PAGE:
Big/Tall Men's Cycling Apparel
Big and Tall Cycling ApparelHaving trouble finding Big and Tall cycling apparel? We have a large selection of big and tall cycling shorts and jerseys that fit the plus size figure in a variety of colors and patterns.
Aero Tech Designs Big and Tall Cyclewear is cut fuller for superior fit. Our Big Man jerseys will fit up to 5XL that will fit fantastic. Our Tall Man jerseys have extra length in the torso and sleeves. Our Big and Tall cycling shorts are built to help support your muscles while riding your bike. With our Big and Tall cycling apparel, you will ride longer and feel stronger in comfort. Read More
How to Shop in Big and Tall
What's the Difference Between Big and Tall?
If you measure larger in the chest, neck and shoulders, you are considered a Big Man. Such men do not fit in the standard sized cycling apparel and mostly face the problem of finding the right fit for them. Those jerseys are either too tight on the chest or too saggy. At Aero Tech Designs, we understand that struggle, which is why we cut our Big Man jerseys for a fuller, superior fit. So, the large men can now enjoy shopping for cycling apparel which fit them appropriately without compromising on size and quality.
Tall men are normally of heights measuring 6 feet 2 inches and above. They have longer arm lengths and torso compared to average height men. Like the Big Man, tall ones also have to face several issues while looking for cycling apparel that fit perfect. Some of the most common issues are finding a cycling jersey that reaches the waist or having long enough sleeves. Aero Tech Designs Tall Man section solves that problem. Our cycling jerseys have extra length in the torso and sleeves compared to the regular fit to properly fit the tall men.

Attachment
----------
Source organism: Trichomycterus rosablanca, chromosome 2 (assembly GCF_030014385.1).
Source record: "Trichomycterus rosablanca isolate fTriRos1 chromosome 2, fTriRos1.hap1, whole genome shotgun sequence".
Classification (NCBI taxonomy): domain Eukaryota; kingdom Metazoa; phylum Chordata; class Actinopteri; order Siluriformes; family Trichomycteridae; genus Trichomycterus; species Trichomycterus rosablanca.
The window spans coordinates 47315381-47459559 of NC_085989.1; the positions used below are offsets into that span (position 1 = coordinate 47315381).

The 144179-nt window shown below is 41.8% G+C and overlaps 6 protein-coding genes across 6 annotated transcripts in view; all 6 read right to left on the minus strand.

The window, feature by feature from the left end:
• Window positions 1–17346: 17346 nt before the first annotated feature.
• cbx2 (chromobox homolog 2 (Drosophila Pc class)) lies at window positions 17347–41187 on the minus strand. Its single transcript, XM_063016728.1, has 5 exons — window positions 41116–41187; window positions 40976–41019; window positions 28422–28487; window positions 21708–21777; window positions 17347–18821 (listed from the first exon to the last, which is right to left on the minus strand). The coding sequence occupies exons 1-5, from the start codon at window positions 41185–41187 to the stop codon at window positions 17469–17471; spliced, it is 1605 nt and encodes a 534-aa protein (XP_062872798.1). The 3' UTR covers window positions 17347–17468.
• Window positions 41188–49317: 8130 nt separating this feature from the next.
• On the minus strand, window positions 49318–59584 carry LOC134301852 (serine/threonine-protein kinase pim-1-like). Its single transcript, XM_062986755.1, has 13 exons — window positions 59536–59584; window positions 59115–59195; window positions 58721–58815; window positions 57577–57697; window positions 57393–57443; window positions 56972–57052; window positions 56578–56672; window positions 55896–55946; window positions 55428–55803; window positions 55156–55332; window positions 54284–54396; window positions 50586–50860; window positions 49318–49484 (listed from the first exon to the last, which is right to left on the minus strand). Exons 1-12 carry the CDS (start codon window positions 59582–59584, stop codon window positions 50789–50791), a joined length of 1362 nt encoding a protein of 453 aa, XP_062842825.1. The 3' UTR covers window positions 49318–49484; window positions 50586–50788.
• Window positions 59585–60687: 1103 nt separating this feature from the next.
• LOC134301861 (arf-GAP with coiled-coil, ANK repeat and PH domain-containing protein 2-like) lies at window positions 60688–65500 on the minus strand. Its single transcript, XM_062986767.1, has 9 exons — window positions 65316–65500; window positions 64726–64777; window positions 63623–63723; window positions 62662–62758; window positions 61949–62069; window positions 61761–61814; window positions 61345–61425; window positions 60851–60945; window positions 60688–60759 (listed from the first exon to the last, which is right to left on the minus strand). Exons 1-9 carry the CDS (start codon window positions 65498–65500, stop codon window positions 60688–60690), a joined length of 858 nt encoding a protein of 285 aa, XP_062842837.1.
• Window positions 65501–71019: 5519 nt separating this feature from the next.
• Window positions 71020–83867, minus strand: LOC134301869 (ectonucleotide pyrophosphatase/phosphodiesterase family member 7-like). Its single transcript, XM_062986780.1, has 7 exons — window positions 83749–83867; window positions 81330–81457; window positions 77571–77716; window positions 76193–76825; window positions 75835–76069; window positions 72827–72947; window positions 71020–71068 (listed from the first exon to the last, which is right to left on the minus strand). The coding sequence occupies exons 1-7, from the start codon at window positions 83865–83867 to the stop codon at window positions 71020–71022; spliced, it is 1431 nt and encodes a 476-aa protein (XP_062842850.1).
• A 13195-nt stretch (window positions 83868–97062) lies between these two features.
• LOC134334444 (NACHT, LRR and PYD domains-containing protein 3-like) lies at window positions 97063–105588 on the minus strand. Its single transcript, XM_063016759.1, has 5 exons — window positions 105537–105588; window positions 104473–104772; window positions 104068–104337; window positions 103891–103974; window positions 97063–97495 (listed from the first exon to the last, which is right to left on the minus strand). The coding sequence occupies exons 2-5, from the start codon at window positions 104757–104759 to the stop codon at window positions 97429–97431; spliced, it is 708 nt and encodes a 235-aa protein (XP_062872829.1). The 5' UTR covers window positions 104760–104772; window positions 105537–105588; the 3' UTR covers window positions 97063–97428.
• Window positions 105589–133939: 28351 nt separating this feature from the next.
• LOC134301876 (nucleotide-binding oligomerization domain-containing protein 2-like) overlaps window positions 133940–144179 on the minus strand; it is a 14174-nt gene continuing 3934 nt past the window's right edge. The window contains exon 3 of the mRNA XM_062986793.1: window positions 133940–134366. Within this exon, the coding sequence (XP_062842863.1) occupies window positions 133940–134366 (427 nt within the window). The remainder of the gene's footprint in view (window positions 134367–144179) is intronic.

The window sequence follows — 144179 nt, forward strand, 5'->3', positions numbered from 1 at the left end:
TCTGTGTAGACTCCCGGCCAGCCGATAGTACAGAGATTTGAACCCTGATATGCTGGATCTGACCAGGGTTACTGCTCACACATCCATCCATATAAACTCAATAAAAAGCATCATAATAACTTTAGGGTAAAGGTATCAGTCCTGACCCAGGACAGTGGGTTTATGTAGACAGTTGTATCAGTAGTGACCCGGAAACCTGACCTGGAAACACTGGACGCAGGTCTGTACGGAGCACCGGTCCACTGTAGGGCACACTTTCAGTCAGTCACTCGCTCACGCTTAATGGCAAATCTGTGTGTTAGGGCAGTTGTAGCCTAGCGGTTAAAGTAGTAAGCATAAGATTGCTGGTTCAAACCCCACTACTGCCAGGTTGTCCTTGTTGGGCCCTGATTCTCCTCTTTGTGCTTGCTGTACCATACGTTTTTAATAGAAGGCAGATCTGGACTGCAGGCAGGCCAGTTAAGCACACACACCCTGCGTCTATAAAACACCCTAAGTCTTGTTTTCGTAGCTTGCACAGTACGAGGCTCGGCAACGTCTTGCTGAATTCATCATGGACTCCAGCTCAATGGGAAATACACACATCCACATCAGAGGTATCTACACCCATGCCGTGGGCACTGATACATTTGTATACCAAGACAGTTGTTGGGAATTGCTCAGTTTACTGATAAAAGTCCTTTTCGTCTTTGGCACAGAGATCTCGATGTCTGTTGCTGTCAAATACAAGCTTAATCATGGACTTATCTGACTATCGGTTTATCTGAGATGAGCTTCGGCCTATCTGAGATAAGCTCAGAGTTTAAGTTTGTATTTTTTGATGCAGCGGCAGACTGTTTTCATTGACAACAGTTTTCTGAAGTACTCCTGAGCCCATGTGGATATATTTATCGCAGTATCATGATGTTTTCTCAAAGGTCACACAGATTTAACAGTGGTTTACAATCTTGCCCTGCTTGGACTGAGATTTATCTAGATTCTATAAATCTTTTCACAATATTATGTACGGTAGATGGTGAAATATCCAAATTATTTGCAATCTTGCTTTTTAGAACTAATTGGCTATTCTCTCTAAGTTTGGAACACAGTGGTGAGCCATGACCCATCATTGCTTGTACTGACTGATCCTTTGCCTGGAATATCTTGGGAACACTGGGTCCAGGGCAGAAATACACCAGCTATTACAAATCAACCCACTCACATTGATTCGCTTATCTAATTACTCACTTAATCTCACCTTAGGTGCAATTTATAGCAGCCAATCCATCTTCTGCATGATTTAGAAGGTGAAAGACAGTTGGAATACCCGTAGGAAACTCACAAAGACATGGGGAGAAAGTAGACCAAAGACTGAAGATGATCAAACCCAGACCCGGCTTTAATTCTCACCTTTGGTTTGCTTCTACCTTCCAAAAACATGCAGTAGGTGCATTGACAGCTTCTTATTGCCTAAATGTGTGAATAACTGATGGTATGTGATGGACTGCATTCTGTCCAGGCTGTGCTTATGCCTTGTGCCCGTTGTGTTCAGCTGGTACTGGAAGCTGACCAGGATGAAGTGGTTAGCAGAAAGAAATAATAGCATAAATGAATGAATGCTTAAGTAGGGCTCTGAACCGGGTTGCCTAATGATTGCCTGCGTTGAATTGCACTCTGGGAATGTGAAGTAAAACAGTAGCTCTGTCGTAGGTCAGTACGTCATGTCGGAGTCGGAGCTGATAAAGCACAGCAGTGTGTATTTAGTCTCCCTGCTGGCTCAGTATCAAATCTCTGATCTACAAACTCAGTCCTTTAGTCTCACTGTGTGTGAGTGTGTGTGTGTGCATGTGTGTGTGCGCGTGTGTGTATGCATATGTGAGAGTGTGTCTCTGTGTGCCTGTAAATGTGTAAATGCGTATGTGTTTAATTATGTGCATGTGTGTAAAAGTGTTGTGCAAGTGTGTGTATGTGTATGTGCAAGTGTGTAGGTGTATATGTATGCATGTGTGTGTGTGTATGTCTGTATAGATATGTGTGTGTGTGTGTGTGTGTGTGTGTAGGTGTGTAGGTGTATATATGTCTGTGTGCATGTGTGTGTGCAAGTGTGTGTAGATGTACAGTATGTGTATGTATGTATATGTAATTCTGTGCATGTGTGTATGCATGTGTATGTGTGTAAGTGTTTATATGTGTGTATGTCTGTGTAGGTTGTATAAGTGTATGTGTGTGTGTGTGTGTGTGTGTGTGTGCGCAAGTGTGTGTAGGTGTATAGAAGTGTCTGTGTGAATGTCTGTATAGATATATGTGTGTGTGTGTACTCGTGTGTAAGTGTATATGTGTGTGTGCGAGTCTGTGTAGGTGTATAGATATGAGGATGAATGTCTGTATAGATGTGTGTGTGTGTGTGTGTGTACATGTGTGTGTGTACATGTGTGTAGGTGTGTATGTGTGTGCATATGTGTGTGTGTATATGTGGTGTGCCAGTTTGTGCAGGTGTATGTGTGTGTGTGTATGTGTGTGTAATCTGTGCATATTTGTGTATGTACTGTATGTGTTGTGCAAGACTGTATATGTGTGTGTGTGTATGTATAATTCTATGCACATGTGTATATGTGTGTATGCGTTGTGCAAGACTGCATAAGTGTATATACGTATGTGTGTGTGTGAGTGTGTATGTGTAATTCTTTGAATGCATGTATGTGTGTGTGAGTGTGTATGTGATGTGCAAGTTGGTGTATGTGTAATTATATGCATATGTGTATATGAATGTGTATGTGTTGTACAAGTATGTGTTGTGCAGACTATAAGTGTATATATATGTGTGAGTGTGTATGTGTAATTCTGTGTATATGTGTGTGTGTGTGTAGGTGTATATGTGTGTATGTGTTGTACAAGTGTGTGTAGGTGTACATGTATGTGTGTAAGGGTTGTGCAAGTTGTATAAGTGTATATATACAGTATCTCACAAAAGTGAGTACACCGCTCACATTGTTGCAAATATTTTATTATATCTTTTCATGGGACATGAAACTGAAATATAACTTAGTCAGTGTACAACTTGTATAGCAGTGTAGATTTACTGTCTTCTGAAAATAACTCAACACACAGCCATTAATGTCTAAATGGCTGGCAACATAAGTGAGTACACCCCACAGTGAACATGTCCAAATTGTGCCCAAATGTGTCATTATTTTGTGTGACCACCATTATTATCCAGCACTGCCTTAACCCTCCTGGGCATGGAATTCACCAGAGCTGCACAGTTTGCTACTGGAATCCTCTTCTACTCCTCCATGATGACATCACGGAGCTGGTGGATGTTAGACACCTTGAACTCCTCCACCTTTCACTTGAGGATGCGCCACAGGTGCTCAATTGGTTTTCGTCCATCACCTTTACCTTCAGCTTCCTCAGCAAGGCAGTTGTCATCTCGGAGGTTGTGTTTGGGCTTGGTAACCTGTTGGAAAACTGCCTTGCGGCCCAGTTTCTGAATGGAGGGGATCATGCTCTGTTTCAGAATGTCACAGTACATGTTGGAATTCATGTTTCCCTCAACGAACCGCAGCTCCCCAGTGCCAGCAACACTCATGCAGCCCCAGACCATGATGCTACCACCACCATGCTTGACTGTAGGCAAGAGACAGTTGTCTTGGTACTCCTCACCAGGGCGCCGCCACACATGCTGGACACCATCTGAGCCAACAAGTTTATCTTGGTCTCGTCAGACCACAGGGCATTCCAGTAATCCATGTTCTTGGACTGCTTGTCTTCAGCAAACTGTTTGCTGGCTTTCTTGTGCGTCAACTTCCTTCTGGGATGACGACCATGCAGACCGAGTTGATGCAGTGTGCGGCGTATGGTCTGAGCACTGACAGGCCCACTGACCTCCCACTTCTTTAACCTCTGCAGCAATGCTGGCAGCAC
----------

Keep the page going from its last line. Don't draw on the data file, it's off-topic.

What if I am both Big and Tall?
Some men have characteristics of both Big and Tall. That is, they measure larger like a Big Man and they have long arms and body like a Tall Man. But even this is not an issue. There are new ranges of apparel available in sizes which fit such men ideally. If you are big and tall, look for sizes such as "XL, XXL and 3XL and tall". These sizes are meant to fit you well because they are broader from the shoulders and chest and have longer sleeves and torso.
The Clydesdale Cycling Class
The Clydesdale is a weighted category for male cyclists who weigh 200 or more. Like its namesake horse, Clydesdale cyclists are large and sturdy, built for power more than for speed -- unlike your typically lean cyclist. Despite the stigma, it's not made from lazy, flabby athletes. Clydesdales can be tall & gangly, brawny football players with no fat at all,or anyone who embraces the motto: Fit doesn't equal thin. If you look at most Clydesdales, they're just large, big-boned and muscled.
The Clydesdale class was created in the 1980s after an analysis of various-sized male athletes. After men reached around 170lbs, their performance declined relative to their peers with a lighter build. This means that someone large & slower could perform just as well as someone smaller & faster. For example, a 210lbs man who runs a 10-kilometer race in 51 minutes (about an eight-minute-per-mile pace) is performing as well as a 150lbs man who runs the distance in a speedy 38 minutes (about a six-minute-per-mile pace).
Cyclists in this class participate with all the others, but compete within the category to provide them with fair competition -- ranking them with others who have a similar build. This makes sense in the sport of cycling, where leaner bikers have an advantage over those carrying more weight. For larger cyclists, the Clydesdale class offers an opportunity to participate competitively. The Athena class is a similar category for women who are 150lbs or more. Studies show that people who are considered plus size and stay active have a lower death rate than those who are skinny and sedentary.
Tips and Pointers
Now that you know the differences between Big, Tall and Big & Tall, you can start shopping. Start by selecting from our wide variety of cycling wear offered in many styles and color choices. Yes, we said color choices! We know for years Big and Tall cycling apparel came in few colors, but now thereís so much more to choose from.
One suggestion when shopping for Big and Tall cycling apparel is to look at the size charts, especially for outerwear such as jackets. These fabrics are less stretchy than those used for jerseys and shorts. If youíre unsure something will fit, contact us. And if you do order something you love and find that itís a bit too small, too big, or too long, let us help you exchange it.